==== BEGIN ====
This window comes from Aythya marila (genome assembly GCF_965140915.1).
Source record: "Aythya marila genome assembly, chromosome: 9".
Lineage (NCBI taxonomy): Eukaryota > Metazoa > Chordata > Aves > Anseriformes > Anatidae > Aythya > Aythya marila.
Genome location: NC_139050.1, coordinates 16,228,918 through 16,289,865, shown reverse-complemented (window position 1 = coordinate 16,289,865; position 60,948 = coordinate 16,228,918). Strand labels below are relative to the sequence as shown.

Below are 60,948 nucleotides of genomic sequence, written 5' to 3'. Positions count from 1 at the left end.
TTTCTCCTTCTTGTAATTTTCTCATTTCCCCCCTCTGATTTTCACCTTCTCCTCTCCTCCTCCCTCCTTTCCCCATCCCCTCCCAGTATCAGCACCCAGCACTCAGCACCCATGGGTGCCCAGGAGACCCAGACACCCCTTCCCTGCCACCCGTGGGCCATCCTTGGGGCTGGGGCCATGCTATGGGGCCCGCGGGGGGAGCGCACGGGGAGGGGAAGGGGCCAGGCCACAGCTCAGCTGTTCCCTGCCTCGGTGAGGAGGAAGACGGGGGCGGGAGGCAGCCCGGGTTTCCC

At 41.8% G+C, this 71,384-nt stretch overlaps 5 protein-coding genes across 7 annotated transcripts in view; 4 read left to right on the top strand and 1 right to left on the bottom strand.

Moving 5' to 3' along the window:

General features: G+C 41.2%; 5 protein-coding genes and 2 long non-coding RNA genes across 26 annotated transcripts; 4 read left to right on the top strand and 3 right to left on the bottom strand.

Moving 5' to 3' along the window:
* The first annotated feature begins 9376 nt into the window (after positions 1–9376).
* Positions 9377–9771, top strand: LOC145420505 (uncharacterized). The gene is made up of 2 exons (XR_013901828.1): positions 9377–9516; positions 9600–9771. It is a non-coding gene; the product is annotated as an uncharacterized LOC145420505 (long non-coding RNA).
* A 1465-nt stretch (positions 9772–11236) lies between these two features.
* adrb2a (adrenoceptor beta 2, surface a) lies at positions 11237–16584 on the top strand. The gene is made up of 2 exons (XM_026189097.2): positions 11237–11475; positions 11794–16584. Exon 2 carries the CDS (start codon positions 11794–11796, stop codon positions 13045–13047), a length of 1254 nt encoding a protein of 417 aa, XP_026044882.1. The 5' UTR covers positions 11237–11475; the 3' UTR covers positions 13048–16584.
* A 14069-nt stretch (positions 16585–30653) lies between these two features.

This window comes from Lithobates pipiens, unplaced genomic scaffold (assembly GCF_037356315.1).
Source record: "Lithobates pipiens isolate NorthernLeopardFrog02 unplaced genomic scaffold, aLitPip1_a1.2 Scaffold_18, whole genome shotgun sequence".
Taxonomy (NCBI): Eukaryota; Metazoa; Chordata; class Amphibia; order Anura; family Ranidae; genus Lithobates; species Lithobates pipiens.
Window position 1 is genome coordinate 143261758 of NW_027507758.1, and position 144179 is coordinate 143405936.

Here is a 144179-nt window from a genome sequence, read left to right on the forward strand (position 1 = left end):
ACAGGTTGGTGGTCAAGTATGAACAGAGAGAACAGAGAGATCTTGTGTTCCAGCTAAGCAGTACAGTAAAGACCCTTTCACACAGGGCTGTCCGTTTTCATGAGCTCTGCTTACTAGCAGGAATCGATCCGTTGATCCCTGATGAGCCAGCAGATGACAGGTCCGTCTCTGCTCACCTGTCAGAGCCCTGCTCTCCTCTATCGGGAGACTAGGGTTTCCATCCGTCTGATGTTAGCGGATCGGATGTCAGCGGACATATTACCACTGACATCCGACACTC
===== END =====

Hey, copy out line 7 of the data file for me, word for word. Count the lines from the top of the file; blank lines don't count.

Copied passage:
At 41.8% G+C, this 71,384-nt stretch overlaps 5 protein-coding genes across 7 annotated transcripts in view; 4 read left to right on the top strand and 1 right to left on the bottom strand.